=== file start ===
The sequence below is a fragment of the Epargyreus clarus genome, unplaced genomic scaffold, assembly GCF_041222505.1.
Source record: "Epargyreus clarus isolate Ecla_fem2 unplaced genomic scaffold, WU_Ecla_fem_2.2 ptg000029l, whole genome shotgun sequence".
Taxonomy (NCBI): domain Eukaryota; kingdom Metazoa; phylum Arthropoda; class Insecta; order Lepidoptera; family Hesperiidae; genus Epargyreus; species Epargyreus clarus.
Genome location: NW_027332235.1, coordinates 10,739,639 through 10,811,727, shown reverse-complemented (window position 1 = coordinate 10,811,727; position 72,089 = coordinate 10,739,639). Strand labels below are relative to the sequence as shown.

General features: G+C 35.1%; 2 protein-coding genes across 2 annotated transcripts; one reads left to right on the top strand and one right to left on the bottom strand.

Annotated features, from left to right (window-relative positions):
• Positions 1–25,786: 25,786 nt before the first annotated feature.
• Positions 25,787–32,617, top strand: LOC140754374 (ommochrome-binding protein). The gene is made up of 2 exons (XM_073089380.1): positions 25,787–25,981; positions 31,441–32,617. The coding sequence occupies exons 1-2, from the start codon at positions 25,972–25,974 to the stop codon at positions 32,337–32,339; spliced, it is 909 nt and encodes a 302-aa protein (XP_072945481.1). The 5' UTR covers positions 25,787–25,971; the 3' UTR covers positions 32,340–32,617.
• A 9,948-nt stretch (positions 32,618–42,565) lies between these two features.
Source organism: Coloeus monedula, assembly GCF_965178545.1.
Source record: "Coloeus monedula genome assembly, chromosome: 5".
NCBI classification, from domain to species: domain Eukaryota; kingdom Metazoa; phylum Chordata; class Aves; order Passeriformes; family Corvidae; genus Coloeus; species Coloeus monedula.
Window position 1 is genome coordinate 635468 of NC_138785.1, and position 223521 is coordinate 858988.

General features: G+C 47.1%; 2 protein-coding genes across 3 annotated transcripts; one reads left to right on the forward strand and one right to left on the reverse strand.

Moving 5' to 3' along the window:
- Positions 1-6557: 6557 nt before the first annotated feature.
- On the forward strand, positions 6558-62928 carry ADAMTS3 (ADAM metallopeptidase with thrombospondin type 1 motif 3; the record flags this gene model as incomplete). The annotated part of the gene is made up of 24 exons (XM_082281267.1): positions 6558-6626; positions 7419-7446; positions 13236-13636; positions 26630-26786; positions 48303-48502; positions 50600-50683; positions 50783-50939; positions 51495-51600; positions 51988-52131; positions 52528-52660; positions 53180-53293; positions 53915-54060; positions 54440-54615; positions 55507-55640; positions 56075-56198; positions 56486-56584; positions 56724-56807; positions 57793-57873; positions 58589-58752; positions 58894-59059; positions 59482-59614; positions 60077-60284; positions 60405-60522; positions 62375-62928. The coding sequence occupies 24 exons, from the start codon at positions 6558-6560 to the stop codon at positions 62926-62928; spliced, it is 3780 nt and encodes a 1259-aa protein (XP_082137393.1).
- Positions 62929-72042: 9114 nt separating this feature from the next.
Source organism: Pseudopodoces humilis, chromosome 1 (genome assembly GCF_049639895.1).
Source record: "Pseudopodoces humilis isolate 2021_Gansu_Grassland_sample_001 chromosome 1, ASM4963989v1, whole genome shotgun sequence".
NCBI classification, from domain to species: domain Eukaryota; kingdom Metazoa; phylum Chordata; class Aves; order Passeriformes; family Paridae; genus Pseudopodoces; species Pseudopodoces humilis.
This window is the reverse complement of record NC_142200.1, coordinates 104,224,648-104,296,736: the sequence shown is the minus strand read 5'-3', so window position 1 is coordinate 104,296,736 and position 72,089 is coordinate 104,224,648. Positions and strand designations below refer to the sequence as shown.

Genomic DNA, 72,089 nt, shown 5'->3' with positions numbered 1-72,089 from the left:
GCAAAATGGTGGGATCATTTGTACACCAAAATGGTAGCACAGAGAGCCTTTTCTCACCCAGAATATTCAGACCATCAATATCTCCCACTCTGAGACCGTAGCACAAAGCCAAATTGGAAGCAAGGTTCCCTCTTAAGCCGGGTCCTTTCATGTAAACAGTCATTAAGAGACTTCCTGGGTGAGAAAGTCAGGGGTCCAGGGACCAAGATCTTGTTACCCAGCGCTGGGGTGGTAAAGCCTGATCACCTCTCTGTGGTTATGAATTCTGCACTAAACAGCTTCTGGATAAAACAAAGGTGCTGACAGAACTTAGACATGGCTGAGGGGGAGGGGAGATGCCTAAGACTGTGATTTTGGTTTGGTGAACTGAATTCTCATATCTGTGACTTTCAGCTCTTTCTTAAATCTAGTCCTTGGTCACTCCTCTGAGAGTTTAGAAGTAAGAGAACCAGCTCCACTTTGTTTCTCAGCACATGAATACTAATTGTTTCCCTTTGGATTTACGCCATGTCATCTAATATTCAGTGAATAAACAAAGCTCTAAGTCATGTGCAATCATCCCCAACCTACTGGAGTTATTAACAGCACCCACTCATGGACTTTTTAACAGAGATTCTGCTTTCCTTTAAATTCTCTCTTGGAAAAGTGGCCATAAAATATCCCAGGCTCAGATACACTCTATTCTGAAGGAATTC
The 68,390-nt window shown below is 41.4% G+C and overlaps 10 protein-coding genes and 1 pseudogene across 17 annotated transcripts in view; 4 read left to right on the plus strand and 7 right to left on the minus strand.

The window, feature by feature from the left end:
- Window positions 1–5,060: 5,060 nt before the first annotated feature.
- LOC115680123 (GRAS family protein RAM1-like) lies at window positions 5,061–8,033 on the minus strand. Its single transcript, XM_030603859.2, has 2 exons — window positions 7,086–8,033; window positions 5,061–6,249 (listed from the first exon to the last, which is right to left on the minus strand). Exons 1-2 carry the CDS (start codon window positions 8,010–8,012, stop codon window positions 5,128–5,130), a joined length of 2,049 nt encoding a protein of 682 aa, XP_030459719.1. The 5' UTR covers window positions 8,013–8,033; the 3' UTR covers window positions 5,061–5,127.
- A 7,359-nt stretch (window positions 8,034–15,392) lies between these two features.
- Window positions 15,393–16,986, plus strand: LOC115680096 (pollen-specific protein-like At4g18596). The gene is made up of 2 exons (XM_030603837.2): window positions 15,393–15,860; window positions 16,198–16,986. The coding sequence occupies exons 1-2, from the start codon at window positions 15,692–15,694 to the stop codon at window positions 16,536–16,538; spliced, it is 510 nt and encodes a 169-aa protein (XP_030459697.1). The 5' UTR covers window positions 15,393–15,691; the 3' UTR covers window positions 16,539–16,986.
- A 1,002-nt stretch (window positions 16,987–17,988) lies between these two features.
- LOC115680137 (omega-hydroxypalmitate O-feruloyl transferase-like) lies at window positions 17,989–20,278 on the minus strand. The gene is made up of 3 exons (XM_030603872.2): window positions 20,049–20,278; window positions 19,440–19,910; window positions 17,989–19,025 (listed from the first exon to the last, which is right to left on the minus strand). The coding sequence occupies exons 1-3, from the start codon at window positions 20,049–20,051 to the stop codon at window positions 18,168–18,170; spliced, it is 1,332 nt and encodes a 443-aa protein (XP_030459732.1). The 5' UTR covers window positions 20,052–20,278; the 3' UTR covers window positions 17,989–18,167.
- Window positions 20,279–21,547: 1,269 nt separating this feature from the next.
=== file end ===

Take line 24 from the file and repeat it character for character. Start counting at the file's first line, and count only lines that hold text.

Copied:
GCAAAATGGTGGGATCATTTGTACACCAAAATGGTAGCACAGAGAGCCTTTTCTCACCCAGAATATTCAGACCATCAATATCTCCCACTCTGAGACCGTAGCACAAAGCCAAATTGGAAGCAAGGTTCCCTCTTAAGCCGGGTCCTTTCATGTAAACAGTCATTAAGAGACTTCCTGGGTGAGAAAGTCAGGGGTCCAGGGACCAAGATCTTGTTACCCAGCGCTGGGGTGGTAAAGCCTGATCACCTCTCTGTGGTTATGAATTCTGCACTAAACAGCTTCTGGATAAAACAAAGGTGCTGACAGAACTTAGACATGGCTGAGGGGGAGGGGAGATGCCTAAGACTGTGATTTTGGTTTGGTGAACTGAATTCTCATATCTGTGACTTTCAGCTCTTTCTTAAATCTAGTCCTTGGTCACTCCTCTGAGAGTTTAGAAGTAAGAGAACCAGCTCCACTTTGTTTCTCAGCACATGAATACTAATTGTTTCCCTTTGGATTTACGCCATGTCATCTAATATTCAGTGAATAAACAAAGCTCTAAGTCATGTGCAATCATCCCCAACCTACTGGAGTTATTAACAGCACCCACTCATGGACTTTTTAACAGAGATTCTGCTTTCCTTTAAATTCTCTCTTGGAAAAGTGGCCATAAAATATCCCAGGCTCAGATACACTCTATTCTGAAGGAATTC